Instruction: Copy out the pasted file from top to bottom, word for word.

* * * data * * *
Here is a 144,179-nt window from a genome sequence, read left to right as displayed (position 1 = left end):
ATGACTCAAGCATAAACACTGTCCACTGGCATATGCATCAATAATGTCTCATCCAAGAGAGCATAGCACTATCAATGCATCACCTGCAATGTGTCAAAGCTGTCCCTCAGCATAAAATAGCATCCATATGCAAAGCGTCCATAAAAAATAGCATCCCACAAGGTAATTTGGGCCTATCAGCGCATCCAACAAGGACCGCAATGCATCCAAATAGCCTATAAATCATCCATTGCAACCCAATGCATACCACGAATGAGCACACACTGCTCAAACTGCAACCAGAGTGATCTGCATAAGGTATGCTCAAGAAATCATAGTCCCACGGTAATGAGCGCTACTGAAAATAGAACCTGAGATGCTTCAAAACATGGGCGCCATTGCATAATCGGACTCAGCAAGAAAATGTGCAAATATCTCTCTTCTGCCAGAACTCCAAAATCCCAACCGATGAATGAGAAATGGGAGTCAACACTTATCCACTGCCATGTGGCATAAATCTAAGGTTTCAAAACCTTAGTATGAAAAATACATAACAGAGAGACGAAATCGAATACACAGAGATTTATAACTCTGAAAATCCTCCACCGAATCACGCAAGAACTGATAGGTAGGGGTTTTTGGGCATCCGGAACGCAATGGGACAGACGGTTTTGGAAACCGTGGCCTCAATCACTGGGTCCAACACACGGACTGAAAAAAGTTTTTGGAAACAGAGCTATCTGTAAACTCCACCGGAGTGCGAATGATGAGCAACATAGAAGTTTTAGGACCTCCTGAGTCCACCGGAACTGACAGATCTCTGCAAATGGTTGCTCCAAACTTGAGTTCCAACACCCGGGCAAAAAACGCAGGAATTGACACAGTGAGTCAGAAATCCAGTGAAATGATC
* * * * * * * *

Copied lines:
Here is a 144,179-nt window from a genome sequence, read left to right as displayed (position 1 = left end):
ATGACTCAAGCATAAACACTGTCCACTGGCATATGCATCAATAATGTCTCATCCAAGAGAGCATAGCACTATCAATGCATCACCTGCAATGTGTCAAAGCTGTCCCTCAGCATAAAATAGCATCCATATGCAAAGCGTCCATAAAAAATAGCATCCCACAAGGTAATTTGGGCCTATCAGCGCATCCAACAAGGACCGCAATGCATCCAAATAGCCTATAAATCATCCATTGCAACCCAATGCATACCACGAATGAGCACACACTGCTCAAACTGCAACCAGAGTGATCTGCATAAGGTATGCTCAAGAAATCATAGTCCCACGGTAATGAGCGCTACTGAAAATAGAACCTGAGATGCTTCAAAACATGGGCGCCATTGCATAATCGGACTCAGCAAGAAAATGTGCAAATATCTCTCTTCTGCCAGAACTCCAAAATCCCAACCGATGAATGAGAAATGGGAGTCAACACTTATCCACTGCCATGTGGCATAAATCTAAGGTTTCAAAACCTTAGTATGAAAAATACATAACAGAGAGACGAAATCGAATACACAGAGATTTATAACTCTGAAAATCCTCCACCGAATCACGCAAGAACTGATAGGTAGGGGTTTTTGGGCATCCGGAACGCAATGGGACAGACGGTTTTGGAAACCGTGGCCTCAATCACTGGGTCCAACACACGGACTGAAAAAAGTTTTTGGAAACAGAGCTATCTGTAAACTCCACCGGAGTGCGAATGATGAGCAACATAGAAGTTTTAGGACCTCCTGAGTCCACCGGAACTGACAGATCTCTGCAAATGGTTGCTCCAAACTTGAGTTCCAACACCCGGGCAAAAAACGCAGGAATTGACACAGTGAGTCAGAAATCCAGTGAAATGATC